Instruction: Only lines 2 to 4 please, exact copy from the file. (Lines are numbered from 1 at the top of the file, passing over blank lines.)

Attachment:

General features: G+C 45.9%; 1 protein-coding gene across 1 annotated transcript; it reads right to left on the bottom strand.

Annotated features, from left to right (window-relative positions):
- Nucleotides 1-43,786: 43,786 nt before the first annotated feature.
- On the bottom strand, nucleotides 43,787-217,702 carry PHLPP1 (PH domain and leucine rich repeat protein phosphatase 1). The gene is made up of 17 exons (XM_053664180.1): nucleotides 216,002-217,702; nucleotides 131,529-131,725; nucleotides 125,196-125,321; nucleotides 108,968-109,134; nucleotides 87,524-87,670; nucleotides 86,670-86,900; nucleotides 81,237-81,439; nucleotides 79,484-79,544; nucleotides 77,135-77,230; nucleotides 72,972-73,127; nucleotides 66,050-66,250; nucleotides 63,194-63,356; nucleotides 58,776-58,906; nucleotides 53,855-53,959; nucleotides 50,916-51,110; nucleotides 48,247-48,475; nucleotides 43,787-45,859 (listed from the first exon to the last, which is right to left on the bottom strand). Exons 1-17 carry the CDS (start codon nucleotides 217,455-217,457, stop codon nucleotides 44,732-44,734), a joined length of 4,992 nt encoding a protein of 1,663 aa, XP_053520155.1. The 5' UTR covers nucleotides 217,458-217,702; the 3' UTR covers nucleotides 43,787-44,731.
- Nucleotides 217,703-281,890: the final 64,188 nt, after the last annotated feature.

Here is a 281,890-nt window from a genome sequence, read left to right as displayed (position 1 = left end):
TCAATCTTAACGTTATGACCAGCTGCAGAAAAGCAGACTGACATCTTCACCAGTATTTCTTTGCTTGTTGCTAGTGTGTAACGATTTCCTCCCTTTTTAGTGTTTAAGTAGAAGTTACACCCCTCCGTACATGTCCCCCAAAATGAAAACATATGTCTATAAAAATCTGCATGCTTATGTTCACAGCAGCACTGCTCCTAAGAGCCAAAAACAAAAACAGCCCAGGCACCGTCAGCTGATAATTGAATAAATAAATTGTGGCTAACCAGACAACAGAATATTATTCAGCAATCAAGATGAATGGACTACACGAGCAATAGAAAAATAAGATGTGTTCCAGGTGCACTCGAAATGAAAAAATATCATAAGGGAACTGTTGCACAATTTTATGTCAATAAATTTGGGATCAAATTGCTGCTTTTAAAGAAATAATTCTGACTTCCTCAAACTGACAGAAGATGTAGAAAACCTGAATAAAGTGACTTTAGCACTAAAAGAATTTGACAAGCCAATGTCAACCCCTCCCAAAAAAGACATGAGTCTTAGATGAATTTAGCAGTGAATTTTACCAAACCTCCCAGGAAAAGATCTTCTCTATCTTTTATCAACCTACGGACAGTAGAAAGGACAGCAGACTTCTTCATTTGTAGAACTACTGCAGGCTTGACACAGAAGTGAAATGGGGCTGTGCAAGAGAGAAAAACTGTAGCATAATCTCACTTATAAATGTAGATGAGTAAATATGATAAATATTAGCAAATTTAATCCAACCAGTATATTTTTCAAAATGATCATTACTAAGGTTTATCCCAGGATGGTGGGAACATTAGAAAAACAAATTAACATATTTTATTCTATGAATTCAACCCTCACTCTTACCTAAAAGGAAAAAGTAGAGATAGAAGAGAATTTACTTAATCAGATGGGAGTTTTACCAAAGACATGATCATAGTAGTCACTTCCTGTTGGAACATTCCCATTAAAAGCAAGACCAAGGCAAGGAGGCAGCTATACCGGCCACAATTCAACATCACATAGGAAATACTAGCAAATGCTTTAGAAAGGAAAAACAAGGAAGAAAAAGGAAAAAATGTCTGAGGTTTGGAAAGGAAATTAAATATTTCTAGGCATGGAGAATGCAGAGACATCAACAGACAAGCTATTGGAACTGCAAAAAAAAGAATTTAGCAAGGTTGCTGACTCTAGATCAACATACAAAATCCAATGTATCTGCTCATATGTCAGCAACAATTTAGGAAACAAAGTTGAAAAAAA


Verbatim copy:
Annotated features, from left to right (window-relative positions):
- Nucleotides 1-43,786: 43,786 nt before the first annotated feature.
- On the bottom strand, nucleotides 43,787-217,702 carry PHLPP1 (PH domain and leucine rich repeat protein phosphatase 1). The gene is made up of 17 exons (XM_053664180.1): nucleotides 216,002-217,702; nucleotides 131,529-131,725; nucleotides 125,196-125,321; nucleotides 108,968-109,134; nucleotides 87,524-87,670; nucleotides 86,670-86,900; nucleotides 81,237-81,439; nucleotides 79,484-79,544; nucleotides 77,135-77,230; nucleotides 72,972-73,127; nucleotides 66,050-66,250; nucleotides 63,194-63,356; nucleotides 58,776-58,906; nucleotides 53,855-53,959; nucleotides 50,916-51,110; nucleotides 48,247-48,475; nucleotides 43,787-45,859 (listed from the first exon to the last, which is right to left on the bottom strand). Exons 1-17 carry the CDS (start codon nucleotides 217,455-217,457, stop codon nucleotides 44,732-44,734), a joined length of 4,992 nt encoding a protein of 1,663 aa, XP_053520155.1. The 5' UTR covers nucleotides 217,458-217,702; the 3' UTR covers nucleotides 43,787-44,731.